Monday, December 21, 2009

If politicians sold records

Sunder from the Fabians has an entertaining post about how Simon Cowell should ask politicians for advice about how to sell records, after Joe the X Factor winner was beaten in the Christmas singles chart by Rage Against the Machine.

But imagine if political strategists had been in charge of setting up a campaign to beat the X Factor winner to Christmas number one. They'd have done their research and found that the only people who buy records at Christmas are older people and teenagers. Then they'd have done focus groups on these key "swing" demographics to find out their priorities, and tried to develop "dividing lines" and soundbites carefully targeted to win over people who had bought Alexandra's or Leon's song but who were ready for Change this time. They would have grovelled to Rupert Murdoch and the newspaper editors, and gone cap in hand to wealthy donors to pay for annoying advertising on billboards in key areas where the potential purchasers live and shop. And they'd have produced some waffle about how vital it was to use new technology as part of the campaign.

That, after all, is how political strategists try to get people to vote for their party.

But what the grassroots campaign which got Rage Against the Machine to number one did was very different. They concentrated on the people who didn't normally buy records at Christmas, with a simple and clear negative message about Simon Cowell. 450,000 copies of Joe's song were bought or downloaded, 175,000 more than the winning single in 2007. But so many people who don't usually download songs at Christmas got involved that Rage Against the Machine sold 500,000. And, rather than waffling about it, the campaign organisers actually made effective use of new (and traditional) media. Though the net result is that Simon Cowell ended up making even more money, so it is unlikely to have wiped the smile off his face.

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Reflecting on recent political opinion polls, the founder of the Ipsos-Mori polling firm explained that a turnout of just 50% would return a Tory majority over all other parties of over 100, a 78% turnout would see a Labour majority of about 25. The difference is that people who are certain to vote - mainly older and more wealthy people - are strongly supporting the Tories, whereas people who aren't sure whether they are going to vote prefer Labour. If only the people who say that they are "10 out of 10 likely to vote" do so, the Tories will win easily, if everyone who has a preference does so, even if at the moment they are only "5 out 10 likely", then the polls suggest Labour will win.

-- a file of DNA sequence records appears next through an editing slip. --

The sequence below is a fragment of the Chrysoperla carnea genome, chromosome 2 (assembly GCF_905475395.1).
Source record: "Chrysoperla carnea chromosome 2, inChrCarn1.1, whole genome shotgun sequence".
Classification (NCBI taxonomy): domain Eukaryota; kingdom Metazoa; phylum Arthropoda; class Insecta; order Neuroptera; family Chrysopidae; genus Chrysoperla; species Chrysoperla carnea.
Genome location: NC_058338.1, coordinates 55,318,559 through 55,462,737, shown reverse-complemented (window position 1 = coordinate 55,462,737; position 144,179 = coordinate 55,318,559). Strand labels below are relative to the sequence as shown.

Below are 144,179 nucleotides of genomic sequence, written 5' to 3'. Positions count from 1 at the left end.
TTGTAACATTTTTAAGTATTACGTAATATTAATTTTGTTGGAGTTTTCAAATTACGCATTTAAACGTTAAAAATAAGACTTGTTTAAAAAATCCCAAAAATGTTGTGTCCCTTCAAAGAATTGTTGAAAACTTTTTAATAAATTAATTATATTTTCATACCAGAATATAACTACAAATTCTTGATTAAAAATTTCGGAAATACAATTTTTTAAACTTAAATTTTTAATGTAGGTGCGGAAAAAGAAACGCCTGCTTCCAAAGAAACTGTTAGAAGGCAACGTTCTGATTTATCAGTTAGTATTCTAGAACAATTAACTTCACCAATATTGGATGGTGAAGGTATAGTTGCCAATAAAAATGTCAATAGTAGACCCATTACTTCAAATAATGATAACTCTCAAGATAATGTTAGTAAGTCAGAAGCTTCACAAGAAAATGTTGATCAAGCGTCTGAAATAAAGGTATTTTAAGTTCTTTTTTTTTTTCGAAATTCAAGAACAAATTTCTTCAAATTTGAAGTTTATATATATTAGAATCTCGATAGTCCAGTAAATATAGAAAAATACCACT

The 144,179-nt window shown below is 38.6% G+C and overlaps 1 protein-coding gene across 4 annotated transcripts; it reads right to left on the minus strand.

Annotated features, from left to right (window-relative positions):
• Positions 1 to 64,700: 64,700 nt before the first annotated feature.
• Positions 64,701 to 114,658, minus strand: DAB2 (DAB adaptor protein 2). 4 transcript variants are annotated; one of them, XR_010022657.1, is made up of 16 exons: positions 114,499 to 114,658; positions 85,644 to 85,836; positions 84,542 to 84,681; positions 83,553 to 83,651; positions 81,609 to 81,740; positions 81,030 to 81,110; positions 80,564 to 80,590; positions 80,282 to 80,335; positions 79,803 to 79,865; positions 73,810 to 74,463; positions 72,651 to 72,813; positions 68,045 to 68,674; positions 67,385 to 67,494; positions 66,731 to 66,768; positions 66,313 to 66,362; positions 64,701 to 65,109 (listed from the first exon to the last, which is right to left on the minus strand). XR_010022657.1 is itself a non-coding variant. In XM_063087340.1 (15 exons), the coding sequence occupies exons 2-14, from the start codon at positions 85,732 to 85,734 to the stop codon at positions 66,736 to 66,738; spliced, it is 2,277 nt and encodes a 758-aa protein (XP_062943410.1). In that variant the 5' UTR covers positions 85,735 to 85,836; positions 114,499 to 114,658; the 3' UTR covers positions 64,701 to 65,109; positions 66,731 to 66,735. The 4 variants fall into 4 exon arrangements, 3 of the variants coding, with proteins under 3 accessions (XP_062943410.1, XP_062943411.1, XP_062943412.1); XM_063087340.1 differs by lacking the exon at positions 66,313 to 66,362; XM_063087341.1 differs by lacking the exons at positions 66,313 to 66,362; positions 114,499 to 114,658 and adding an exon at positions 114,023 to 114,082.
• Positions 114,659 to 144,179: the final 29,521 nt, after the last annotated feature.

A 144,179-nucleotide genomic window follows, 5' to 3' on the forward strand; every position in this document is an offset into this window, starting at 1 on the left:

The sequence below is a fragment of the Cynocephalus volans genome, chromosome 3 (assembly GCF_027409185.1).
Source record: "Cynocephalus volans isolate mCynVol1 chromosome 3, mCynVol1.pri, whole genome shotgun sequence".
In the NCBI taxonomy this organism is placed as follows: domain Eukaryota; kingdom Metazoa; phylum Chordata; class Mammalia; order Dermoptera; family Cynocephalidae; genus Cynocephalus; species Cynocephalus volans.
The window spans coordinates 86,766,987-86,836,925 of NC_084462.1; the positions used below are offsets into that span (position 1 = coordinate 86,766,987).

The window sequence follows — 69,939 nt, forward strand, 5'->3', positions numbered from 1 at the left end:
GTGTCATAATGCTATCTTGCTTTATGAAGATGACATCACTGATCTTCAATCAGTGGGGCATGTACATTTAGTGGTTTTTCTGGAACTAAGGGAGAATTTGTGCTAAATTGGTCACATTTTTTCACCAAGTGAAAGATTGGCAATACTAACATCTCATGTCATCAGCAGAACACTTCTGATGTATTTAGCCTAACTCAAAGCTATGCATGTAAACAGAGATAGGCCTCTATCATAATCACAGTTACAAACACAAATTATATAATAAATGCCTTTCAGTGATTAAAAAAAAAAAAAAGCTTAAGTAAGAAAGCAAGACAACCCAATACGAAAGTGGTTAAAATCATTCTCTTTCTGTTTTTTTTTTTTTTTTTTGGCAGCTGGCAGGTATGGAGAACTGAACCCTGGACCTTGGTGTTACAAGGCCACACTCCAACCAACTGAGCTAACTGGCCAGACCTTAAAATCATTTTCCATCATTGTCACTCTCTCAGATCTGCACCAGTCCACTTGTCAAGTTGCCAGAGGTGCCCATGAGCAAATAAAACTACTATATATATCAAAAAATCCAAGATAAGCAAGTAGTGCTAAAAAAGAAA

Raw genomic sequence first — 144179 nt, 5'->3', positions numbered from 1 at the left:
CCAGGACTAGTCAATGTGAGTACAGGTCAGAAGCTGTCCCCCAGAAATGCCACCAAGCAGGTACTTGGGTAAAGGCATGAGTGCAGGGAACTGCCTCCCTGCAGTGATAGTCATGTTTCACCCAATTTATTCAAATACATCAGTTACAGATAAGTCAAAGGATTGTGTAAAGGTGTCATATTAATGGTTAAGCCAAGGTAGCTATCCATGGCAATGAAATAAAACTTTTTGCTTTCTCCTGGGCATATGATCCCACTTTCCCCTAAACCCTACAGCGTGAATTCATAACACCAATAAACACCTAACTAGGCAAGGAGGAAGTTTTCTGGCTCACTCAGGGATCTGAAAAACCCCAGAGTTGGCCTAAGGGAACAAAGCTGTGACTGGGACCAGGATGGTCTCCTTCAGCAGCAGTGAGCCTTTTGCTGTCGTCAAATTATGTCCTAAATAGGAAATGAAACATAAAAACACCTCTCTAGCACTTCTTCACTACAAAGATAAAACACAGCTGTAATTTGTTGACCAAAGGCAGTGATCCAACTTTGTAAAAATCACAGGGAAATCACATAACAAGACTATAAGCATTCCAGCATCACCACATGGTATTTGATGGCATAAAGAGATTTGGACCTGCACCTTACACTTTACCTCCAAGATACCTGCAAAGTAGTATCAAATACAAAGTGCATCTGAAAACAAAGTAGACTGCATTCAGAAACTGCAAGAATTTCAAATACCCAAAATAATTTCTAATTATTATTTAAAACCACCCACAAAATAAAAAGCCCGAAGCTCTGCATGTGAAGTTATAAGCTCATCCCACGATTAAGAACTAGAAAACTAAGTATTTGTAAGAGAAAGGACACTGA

Political strategists tend to focus on trying to win the support of the people who are certain to vote, and often consider it a waste of time to try to appeal to the people who are less likely to participate in the democratic process. The analyst Bob Worcester talks of older people having twice the 'voting power' of younger people, because in past elections they have been twice as likely to go to vote. But as Joe could tell you, just because groups of people haven't done something in the past, just might mean they are waiting for the right kind of campaign.

Getting people to go and vote is obviously a very different kind of business to getting them to download a song, but whether you are trying to get to the top of the charts or win an election, it's worth paying close attention to the people who haven't got involved in the past, not just those who have.

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